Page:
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‘Hosanna! Save now!’ A cry for Ukraine on Palm Sunday  


Andrew Roberts explores the true meaning of the Palm Sunday exclamation, Hosanna!

Palm Sunday pic 2 (1)


A powerful, prayerful and political cry

On Palm Sunday it is customary to join in the singing of the great festal shout, ‘Hosanna!’

The shout that greeted Jesus when he rode into Jerusalem at the beginning of Holy Week.

We often assume it was a joyous shout, maybe influenced in our thinking by songs such as Carl Tuttle’s ‘Hosanna’. And it may well have been, with the crowds gathering in Jerusalem for the Passover festival there would have been a carnival atmosphere.

At the same time, ‘Hosanna’ was, and is, a powerful, prayerful and political cry. It literally means ‘save, now’. It is an impassioned, urgent, demanding cry.

Expectations were high on that first Palm Sunday, that Jesus was coming to the city to liberate the people from occupation and repression. In Mariupol, Kyiv, Kharkiv and across Ukraine there will be millions this Palm Sunday crying, praying, singing and shouting ‘Hosanna, save us now’. And in prayer and the fellowship of the Holy Spirit we may choose to join with them.


Please pray for us

In a moving interview with Gary Lineker, the Ukrainian footballer Oleksandr Zinchenko when asked what he would like people to do to support the people of Ukraine, said first that he would like people to pray for them. In March my local church gathered one Sunday evening to do just that. The church was full of people from the church, from other churches and significantly, from no church.

What followed was extraordinary. In over 30 years of ministry, I have not experienced anything like it. Two weeks later the lady who had organised all the music wrote ‘I’ve never played for a service like that in all my life – I just can’t explain the feelings and emotions it generated’.

It was a deeply moving night with a tangible sense of both the Holy Spirit at work and of solidarity with both the people of Ukraine and the peaceable people of Russia who don’t want this war either.

We sat silently. We sang our prayers, including songs of praise – recognising that in the face of evil the goodness of God needs to be declared. There was a kind of holy defiance in this, evil will not win – again a bit like the cries of Hosanna on the first Palm Sunday.

We heard the blessed words of Jesus; blessed are the peacemakers, blessed are those who hunger and thirst for righteousness, blessed are those who mourn. We dwelt with iconographic paintings by Ukrainian artists. 


A disaster for the whole created order

One picture by Ostap Lozynskyy was particularly powerful. It showed the holy family fleeing as refugees into Egypt – the connection all too obvious.

Fleeing with the holy family is, what the artist appears to be suggesting, the family pet in the form of a small dog. This is unusual for this story but so readily identifiable with those fleeing Ukraine with their family pets tucked inside their jackets. A poignant reminder that the desecration being wrought on Ukraine is not just a human tragedy but a disaster for the whole created order. And a reminder that Jesus’ suffering and death was not just for humanity but for the whole cosmos, for the healing of creation.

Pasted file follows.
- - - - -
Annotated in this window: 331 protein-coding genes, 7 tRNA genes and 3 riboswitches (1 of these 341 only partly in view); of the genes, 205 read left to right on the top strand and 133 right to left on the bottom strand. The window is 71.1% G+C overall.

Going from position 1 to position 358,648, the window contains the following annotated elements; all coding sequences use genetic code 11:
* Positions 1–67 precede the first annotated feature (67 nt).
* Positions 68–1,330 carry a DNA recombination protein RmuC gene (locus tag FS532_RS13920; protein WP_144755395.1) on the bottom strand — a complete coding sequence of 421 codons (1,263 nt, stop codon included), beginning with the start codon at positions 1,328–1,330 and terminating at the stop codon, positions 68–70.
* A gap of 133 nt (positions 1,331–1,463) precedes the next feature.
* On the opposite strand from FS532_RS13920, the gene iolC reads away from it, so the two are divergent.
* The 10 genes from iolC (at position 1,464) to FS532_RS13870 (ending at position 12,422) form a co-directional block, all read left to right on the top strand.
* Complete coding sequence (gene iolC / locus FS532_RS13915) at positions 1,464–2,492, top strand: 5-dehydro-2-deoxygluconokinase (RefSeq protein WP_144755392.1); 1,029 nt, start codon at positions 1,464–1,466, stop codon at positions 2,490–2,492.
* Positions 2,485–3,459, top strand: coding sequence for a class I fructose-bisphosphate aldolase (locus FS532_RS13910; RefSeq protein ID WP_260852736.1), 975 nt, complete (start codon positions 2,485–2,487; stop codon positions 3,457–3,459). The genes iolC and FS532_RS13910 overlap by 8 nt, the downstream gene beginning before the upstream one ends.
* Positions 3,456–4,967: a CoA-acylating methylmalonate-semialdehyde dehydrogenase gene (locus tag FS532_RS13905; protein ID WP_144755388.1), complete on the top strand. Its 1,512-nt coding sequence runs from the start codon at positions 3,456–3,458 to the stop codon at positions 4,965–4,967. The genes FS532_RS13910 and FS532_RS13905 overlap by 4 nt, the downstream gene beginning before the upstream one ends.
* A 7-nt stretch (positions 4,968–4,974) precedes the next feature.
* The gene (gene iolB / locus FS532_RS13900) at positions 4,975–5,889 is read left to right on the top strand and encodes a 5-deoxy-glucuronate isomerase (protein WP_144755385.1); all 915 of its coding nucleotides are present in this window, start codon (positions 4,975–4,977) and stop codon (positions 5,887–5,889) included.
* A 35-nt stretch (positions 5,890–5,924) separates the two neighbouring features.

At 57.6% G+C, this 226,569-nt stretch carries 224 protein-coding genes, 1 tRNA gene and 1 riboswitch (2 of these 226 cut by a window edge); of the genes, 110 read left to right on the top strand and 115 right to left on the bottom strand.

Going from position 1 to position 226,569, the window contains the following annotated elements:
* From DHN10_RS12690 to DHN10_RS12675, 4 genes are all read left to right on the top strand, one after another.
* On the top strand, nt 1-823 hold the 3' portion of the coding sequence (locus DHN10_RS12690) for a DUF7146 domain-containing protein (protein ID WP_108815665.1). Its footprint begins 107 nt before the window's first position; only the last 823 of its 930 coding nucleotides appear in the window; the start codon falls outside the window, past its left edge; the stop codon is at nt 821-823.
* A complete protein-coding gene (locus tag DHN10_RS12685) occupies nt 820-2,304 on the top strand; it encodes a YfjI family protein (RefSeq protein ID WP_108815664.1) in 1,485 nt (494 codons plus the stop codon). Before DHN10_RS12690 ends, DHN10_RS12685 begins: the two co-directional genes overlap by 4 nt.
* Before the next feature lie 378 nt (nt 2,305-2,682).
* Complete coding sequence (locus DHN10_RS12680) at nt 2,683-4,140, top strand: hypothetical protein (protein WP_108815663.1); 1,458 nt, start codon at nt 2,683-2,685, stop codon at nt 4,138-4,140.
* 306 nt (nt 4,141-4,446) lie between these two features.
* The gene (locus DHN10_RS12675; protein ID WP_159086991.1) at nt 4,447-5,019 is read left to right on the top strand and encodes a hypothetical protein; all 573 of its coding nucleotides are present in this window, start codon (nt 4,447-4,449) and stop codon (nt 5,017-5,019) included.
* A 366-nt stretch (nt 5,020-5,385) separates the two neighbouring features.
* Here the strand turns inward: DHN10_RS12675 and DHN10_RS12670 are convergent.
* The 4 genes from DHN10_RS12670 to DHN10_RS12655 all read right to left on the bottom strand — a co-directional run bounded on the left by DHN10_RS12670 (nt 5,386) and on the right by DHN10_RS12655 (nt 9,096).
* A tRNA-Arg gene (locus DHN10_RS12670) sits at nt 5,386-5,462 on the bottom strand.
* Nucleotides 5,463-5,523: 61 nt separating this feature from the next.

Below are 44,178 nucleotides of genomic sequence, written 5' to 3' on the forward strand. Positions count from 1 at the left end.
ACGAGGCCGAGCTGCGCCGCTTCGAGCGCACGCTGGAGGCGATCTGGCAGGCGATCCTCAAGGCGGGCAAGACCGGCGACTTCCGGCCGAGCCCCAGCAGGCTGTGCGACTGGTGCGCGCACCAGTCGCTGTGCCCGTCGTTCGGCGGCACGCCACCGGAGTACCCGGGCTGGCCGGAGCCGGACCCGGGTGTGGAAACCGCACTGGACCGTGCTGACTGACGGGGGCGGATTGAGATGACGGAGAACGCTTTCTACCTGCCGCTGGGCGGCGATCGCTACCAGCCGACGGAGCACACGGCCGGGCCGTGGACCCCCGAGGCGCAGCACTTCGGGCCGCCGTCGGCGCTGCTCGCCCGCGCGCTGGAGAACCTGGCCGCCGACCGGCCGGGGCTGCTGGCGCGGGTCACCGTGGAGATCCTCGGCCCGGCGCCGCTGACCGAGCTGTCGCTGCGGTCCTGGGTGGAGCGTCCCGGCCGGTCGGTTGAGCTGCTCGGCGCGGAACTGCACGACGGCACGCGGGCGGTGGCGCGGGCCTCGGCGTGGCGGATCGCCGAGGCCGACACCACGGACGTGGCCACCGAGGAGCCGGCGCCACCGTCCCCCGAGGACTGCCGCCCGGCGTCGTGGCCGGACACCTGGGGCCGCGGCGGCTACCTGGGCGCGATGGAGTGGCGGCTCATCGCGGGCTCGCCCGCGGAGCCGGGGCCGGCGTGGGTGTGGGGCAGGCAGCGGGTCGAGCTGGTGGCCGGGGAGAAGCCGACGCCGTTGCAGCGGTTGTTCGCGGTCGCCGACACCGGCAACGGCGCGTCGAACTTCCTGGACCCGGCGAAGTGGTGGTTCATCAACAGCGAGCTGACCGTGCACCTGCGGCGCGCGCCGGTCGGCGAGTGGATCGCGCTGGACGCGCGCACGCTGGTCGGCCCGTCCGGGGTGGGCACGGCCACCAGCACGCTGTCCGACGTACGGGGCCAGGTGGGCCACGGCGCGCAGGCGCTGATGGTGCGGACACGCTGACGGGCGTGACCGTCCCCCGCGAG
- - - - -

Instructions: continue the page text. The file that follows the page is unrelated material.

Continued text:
We watched a short prayerful video from a Methodist church in Ukraine. The ordinariness of it was the source of its power.

We sang the song ‘Kyrie Eleison (Look around you)’, one of the prayers of our times, of all times. And then we watched a video with images from the conflict which ended with the picture of Polina, the gorgeous young girl with the pink hair who was shot with her family as she sought to flee.

As her picture came on screen so too did the words of Jesus, ‘Blessed are the pure in heart for they will see God’. 

Many were weeping as Jesus wept over the city of Jerusalem in Holy Week as he foresaw the desolation that was to come to the city.

An extended time of prayer followed with people praying in different ways. Some lit candles, some sat quietly, some dwelt with the beatitudes, some wrote their prayers and placed them on a prayer tree. And many came to the front of the church, knelt and wept, their tears a vicarious sharing in the suffering of those they were praying for.

‘Please pray for us’ said Oleksandr Zinchenko.

It was overwhelming to see the depth and power of the prayers that evening.


Prayer for Ukraine
Creator God, who made us in your image,
thank you for the gift of empathy and compassion
which we inherit from you,
and which is being revealed
in this time of pain and suffering.

May the many acts of love,
welcome, mercy and kindness,
which flourish, despite the sounds of warfare,
be multiplied by the power of your Spirit,
to bring hope, healing and peace
for the beleaguered people of Ukraine.

Lord in your mercy, hear our prayer.


Martyn Payne


 

Andrew Roberts is a husband, father, minister, writer, speaker and founder of the missional discipleship ministry Holy Habits. He is the author of the book Holy Habits (Malcolm Down Publishing, 2016) and co-editor of the BRF Holy Habits resource booklets.

This reflection originally appeared on the BRF website and is republished with permission. 

 

 



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